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Access and Transport to Paediatric Intensive Care clinical trials

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NCT ID: NCT03520192 Not yet recruiting - Clinical trials for Access and Transport to Paediatric Intensive Care

Differences in Access to Emergency Paediatric Intensive Care and Care During Transport

Start date: December 1, 2018
Study type: Observational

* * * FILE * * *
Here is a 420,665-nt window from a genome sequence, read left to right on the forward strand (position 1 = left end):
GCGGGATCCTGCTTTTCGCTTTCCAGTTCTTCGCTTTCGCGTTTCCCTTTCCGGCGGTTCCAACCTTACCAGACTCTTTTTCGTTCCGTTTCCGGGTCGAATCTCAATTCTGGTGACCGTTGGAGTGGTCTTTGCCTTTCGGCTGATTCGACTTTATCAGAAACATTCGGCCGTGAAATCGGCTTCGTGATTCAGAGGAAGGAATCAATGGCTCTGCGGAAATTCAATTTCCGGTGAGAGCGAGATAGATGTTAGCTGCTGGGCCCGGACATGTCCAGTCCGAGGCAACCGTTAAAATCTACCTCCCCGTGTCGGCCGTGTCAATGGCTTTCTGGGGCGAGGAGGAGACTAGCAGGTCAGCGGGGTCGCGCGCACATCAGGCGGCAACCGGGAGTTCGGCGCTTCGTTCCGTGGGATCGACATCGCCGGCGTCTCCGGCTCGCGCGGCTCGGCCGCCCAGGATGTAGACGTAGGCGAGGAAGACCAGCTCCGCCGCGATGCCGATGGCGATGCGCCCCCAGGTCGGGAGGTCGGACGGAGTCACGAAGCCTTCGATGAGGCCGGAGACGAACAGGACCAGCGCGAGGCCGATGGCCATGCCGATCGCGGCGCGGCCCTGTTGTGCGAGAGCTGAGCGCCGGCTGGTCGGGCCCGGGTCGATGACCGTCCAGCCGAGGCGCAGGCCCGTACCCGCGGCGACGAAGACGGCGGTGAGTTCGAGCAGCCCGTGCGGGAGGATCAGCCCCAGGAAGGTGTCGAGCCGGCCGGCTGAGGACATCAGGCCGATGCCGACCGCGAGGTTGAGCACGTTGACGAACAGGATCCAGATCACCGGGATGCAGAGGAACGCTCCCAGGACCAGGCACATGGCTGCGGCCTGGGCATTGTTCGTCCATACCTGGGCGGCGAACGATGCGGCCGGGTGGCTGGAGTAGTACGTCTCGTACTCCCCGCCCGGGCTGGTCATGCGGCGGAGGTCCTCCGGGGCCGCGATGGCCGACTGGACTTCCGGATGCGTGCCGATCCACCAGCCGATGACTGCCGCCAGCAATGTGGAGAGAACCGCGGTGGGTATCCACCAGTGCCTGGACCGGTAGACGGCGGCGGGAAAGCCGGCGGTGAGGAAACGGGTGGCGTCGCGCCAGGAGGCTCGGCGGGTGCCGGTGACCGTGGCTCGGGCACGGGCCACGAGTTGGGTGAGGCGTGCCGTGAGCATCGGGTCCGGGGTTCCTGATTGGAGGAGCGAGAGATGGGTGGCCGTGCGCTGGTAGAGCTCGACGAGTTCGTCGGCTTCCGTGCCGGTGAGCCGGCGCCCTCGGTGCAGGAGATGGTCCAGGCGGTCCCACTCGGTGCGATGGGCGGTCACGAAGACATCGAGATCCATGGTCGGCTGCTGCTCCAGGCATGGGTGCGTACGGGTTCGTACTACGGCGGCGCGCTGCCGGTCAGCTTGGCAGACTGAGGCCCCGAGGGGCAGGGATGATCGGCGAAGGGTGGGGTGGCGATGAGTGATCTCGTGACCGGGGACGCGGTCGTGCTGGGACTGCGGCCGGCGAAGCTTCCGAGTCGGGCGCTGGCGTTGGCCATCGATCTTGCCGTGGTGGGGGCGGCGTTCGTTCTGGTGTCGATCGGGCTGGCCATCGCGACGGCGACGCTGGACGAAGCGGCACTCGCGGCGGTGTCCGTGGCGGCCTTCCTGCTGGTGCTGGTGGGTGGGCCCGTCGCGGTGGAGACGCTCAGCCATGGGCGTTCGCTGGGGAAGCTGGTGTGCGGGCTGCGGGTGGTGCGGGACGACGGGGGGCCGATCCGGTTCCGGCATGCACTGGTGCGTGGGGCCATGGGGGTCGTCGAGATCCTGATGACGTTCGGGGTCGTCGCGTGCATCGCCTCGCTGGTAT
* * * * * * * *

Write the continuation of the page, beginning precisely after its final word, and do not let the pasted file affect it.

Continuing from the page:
There are fewer than 30 paediatric intensive care units (PICUs) in the United Kingdom (UK). This means that a critically ill child taken to their nearest hospital will need to be transferred to a PICU. Such transports are usually done by PICU retrieval teams (PICRTs), mobile teams who take specialist expertise to the child and safely transport them to a PICU. There are national variations in how PICRTs are organised and deliver clinical care. There has been little research into these differences and how they might influence outcomes and experiences for sick children and families. The investigators do not know if national variation in how PICRT services are organised and delivered matters, or whether current standards help achieve the best outcomes for patients. This clinical study aims to understand how existing differences in access to paediatric intensive care and care provided by PICRTs affect clinical outcomes and experiences for transported critically ill children and families. The investigators will analyse routine national audit data to examine various aspects such as how long it takes a PICRT to reach the patient, how long it takes the child to reach the PICU, the seniority of clinicians performing the transport, medical procedures performed by the PICRT and any critical incidents during transport, and investigate whether any of these factors influence how likely a child is to survive. The investigators will also collect and analyse information about the experiences of sick children by interviewing the families involved, and staff experiences of PICU retrieval by interviewing clinicians. Alongside this work, the investigators will look at the costs of different ways of delivering PICRT services for sick children, and use mathematical techniques to study if and how alternate models of service delivery can improve clinical outcomes in a cost effective manner. The research team in this trial includes PICU and transport clinicians, parents, academic experts and an National Health Service (NHS) commissioner. Independent committees consisting of clinicians and parents will be formed to oversee the study. The work from this study will directly inform the development of evidence-based national standards for PICU transport and help improve the patient experience for critically ill children and their families.